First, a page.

On the other hand, Walker clearly takes some amount of pride in his job and enjoys the work:

When you get a good crop, that’s more or less your reward. If you weren’t proud of your work, you wouldn’t have no place on the farm. ‘Cause you don’t work by the house. and you put in a lot of hours, I tell ya.

If you didn’t like your work and have pride in it, you wouldn’t do that.

You’re driving a tractor all day long, you don’t talk to anyone. You think over a lot of things in your mind, good and bad. … I can spend all day in the field by myself and I’ve never been lonesome. Sometimes I think it’s nice to get out by yourself. (BOOK ONE, p. 6)

Walker adds that, on top of all of that, at least he’s not in any kind of factory. He tried that when he was younger and didn’t like it, complaining about the feelings of being confined and the odor of the environment wasn’t to his liking.

The interview ends with Walker musing about the future of farming (it’s going to turn into a business) and hoping his son will change his mind about not becoming a farmer and working in the city. Both are rather pessimistic (though Walker doesn’t like to be that way) themes that run throughout a farmer’s life then, I can’t speak to now.

Roberto Acuna

Perhaps the most interesting individual in this chapter and the one worth spending the most amount of time with. Acunda is a union organizer and details his fascinating (if not dour) story of how he became to be one. Specifically, Acunda worked with the United Farm Workers of America and was motivated by a familiar name, Cesar Chavez.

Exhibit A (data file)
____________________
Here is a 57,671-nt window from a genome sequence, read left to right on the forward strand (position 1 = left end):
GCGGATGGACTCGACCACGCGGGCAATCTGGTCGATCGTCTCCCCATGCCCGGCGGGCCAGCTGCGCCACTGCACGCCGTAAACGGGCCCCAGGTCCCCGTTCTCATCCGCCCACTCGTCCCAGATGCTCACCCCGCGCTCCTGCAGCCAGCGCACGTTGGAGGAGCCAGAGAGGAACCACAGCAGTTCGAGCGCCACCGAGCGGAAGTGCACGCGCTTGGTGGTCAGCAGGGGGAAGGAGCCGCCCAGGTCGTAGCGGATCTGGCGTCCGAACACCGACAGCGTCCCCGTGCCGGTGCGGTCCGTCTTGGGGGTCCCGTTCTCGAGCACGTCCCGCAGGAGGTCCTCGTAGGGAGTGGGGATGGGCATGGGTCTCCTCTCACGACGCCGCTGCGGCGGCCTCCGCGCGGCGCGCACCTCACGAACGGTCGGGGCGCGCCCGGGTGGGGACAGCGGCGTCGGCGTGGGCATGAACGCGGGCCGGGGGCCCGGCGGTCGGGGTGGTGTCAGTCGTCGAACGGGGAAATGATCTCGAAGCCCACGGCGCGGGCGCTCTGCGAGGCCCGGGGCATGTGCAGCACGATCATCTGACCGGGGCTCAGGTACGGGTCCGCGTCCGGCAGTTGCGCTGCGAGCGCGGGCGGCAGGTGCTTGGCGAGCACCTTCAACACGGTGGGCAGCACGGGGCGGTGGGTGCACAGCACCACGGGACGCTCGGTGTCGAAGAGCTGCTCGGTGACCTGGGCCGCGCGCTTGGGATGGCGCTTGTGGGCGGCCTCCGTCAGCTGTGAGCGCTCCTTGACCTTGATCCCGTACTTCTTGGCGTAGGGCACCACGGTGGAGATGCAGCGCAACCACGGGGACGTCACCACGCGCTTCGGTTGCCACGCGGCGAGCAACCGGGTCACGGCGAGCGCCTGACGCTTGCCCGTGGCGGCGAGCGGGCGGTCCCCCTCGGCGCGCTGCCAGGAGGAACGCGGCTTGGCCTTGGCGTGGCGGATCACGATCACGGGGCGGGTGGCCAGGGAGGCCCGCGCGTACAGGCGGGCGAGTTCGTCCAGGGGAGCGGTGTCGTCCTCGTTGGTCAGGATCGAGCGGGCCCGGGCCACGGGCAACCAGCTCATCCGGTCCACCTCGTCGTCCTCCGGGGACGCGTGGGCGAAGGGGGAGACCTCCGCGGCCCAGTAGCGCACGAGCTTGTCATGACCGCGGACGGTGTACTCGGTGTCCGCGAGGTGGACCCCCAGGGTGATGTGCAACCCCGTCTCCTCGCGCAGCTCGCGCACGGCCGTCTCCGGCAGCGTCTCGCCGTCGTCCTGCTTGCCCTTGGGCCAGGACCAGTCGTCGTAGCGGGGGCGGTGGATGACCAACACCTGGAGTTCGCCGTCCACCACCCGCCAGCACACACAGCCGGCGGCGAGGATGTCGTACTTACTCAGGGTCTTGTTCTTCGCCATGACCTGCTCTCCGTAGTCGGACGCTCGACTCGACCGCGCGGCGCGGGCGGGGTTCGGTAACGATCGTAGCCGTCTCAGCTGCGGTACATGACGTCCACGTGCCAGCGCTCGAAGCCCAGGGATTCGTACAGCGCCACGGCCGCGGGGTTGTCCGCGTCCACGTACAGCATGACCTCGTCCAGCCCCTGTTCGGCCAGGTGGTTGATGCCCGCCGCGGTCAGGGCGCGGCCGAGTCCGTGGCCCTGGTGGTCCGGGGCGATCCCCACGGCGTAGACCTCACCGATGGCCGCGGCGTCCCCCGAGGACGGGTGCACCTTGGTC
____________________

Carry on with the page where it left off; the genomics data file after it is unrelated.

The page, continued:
Acuna is a very distinguished and well-educated storyteller. He weaves the struggles of her family (such as his father’s passing and the effect this had on his mother), himself in school and in the military as well as otherwise. The overall story, as I read it, was a story about desiring acceptance from the people around him.

Instead, Acuna often had to deal with racism (explicit and loud to boot) that affected his mother when he was young and affected him as well. Whether it was the “nasty remarks” and “passes” people made towards her mother as she worked in a restaurant with Acuna, the refusal to accept Acuna’s language (Spanish) as legitimate in school and the way his brother would have to get in fights because other kids would pick fights with them.

Interestingly, while Acuna was brought up very religiously, he clearly ended up not having much faith in church officals:

That’s another thing: when I see the man things in this world and in this country, I could tear the churches apart. I never saw a priest out in the fields trying to help people. Maybe in these later years they’re doing it.

But it’s always the church taking from the people.